A coalition of pit bull owners eleven years later asked the Council Bluffs city government to repeal the ordinance.
The city government refused, pointing out that only 2.3 percent of the licensed dogs in Council Bluffs were pit bulls when the ordinance was adopted, but they had inflicted seven of the 29 reported dog bites in 2004. The total number of reported bites fell, after the ordinance was enacted, to just 13.
The pit bull owners then sued the city of Council Bluffs, claiming violation of their constitutional rights to due process and equal protection––the same contentions that were rejected by the Ohio Supreme Court in Toledo vs. Tellings.
“U.S. District Judge John Jarvey dismissed the suit on summary judgment, which the dog owners appealed,” summarized Rox Laird.
Representing the pit bull owners, attorney David Lopez of Husch Blackwell in Omaha, Nebraska argued before the Eighth Circuit U.S. Court of Appeals on September 21, 2022 that the Council Bluffs pit bull ban had no rational basis.
Wrote Laird, “U.S. Circuit Judge James Loken, a George H.W. Bush appointee, raised questions about separation of powers if the courts can override decisions by cities, and he posed a hypothetical of a public initiative on banning pit bull dogs.”
“Can the people say ‘We don’t want your scary pets?'”
Asked Loken, “If the question came down to whether people are afraid of pit bulls, and they voted for a ban, and the people have spoken, the question is whether the courts can overrule that. I think it’s a legitimate question. Can the people say, ‘We don’t want your scary pets in our presence?’”
Wrote U.S. Circuit Judge Duane Benton, a George W. Bush appointee, in the unanimous verdict, “The record here does not negate every conceivable basis for the ordinance’s rationality.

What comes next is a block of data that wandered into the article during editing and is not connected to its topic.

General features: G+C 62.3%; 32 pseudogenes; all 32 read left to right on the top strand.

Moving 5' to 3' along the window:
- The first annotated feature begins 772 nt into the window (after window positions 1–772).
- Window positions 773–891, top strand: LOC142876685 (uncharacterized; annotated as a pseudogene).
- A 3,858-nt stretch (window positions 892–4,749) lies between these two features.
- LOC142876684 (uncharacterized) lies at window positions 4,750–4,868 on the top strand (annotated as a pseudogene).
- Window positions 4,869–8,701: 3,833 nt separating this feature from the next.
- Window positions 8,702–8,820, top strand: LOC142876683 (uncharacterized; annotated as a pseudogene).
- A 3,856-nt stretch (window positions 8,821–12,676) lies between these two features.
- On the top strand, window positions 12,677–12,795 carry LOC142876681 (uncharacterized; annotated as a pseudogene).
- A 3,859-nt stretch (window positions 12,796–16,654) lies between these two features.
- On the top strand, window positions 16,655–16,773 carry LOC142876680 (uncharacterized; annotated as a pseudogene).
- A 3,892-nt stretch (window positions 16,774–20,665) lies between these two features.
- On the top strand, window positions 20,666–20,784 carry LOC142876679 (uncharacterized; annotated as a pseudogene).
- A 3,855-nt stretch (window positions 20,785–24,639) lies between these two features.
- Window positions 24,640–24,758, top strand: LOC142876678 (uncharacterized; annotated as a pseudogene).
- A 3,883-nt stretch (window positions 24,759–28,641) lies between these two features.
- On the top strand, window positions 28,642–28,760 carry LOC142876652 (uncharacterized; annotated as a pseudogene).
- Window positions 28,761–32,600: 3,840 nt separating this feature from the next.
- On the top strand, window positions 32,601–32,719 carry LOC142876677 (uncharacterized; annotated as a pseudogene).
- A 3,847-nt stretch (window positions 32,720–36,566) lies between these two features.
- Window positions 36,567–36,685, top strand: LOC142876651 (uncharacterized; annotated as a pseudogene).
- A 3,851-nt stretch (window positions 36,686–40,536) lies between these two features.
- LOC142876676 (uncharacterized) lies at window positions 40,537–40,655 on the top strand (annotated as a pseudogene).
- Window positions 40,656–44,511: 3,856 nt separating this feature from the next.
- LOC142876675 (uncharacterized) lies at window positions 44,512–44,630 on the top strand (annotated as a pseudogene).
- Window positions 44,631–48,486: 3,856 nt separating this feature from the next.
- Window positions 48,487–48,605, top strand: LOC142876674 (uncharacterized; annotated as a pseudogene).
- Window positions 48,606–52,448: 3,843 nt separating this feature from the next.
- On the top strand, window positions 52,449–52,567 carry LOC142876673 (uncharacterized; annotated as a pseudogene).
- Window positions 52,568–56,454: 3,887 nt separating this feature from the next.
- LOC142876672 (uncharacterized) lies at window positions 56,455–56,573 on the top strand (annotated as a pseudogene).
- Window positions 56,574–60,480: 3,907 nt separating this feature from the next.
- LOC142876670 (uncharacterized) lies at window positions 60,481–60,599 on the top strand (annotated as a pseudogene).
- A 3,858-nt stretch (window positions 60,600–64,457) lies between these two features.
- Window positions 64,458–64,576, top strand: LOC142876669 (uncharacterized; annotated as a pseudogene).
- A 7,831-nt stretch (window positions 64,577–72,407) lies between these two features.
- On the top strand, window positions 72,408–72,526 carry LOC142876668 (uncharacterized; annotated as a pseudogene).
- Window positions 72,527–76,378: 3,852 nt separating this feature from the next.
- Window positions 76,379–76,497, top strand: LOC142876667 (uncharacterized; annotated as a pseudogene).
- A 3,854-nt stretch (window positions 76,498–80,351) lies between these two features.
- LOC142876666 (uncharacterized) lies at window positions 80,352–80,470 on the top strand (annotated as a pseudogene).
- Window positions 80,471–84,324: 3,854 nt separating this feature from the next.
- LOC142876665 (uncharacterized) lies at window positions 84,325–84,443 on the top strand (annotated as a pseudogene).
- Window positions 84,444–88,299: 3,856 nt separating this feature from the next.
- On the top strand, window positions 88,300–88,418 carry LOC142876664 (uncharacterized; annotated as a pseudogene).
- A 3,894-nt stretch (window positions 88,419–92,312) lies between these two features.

“The City had a conceivable basis to believe banning pit bulls would promote the health and safety of Council Bluff citizens,” Benton explained.
“After reports that a disproportionate number of dog bites were attributed to pit bulls, the city exercised its police power to regulate the ownership of dogs. The city had to decide where to draw the line on which breeds to ban. While the resulting ordinance may be an imperfect fit, this court cannot second guess or judge the fairness of legislative choices on rational basis review.”
Continued Laird, “Applying the standard of rational basis review––the lowest hurdle for assessing violations of constitutional rights––the court said the dog owners had the burden of negating every conceivable basis that might support the ordinance.”
“Behavior to some extent is heritable”
Completing the three-judge Eighth Circuit Court of Appeals panel was Judge Jonathan Kobes, a Donald Trump appointee.
“The appeals court said the dog owners’ evidence regarding the relationship between a dog’s breed or physical characteristics and its behavior actually supports some connection between the two,” Laird continued. “And the dog owners admit that behavior — to some extent — is heritable.”
Council Bluffs assistant city attorney Sara Bauer argued successfully, Laird finished, that “the city’s evidence and the science of dog breeds may not be precise, but that is not the standard under rational basis review. The Eighth Circuit agreed.”